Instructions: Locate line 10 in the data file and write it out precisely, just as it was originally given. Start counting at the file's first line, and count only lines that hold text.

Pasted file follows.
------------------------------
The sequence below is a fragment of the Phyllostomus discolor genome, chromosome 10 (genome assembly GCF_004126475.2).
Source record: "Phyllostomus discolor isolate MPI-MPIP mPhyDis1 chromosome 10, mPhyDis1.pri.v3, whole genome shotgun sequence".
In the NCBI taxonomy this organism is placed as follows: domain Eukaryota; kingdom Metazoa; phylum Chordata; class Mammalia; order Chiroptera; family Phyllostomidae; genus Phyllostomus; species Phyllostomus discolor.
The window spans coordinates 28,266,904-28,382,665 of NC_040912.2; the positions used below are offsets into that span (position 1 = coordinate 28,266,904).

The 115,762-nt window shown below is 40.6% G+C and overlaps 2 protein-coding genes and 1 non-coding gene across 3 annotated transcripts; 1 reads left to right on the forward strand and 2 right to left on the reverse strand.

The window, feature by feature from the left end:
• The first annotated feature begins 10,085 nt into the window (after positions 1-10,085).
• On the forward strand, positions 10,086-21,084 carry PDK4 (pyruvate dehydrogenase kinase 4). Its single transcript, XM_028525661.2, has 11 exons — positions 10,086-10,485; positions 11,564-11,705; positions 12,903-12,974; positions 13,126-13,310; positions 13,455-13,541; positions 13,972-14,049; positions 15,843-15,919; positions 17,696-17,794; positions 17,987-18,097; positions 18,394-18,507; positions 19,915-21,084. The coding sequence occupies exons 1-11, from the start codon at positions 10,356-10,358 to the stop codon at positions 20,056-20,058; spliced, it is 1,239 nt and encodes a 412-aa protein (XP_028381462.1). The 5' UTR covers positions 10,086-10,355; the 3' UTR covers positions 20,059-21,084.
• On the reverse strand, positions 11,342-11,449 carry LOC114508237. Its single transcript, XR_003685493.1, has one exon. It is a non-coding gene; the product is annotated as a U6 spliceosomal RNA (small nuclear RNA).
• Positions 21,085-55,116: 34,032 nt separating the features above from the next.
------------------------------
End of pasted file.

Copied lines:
• Positions 21,085-55,116: 34,032 nt separating the features above from the next.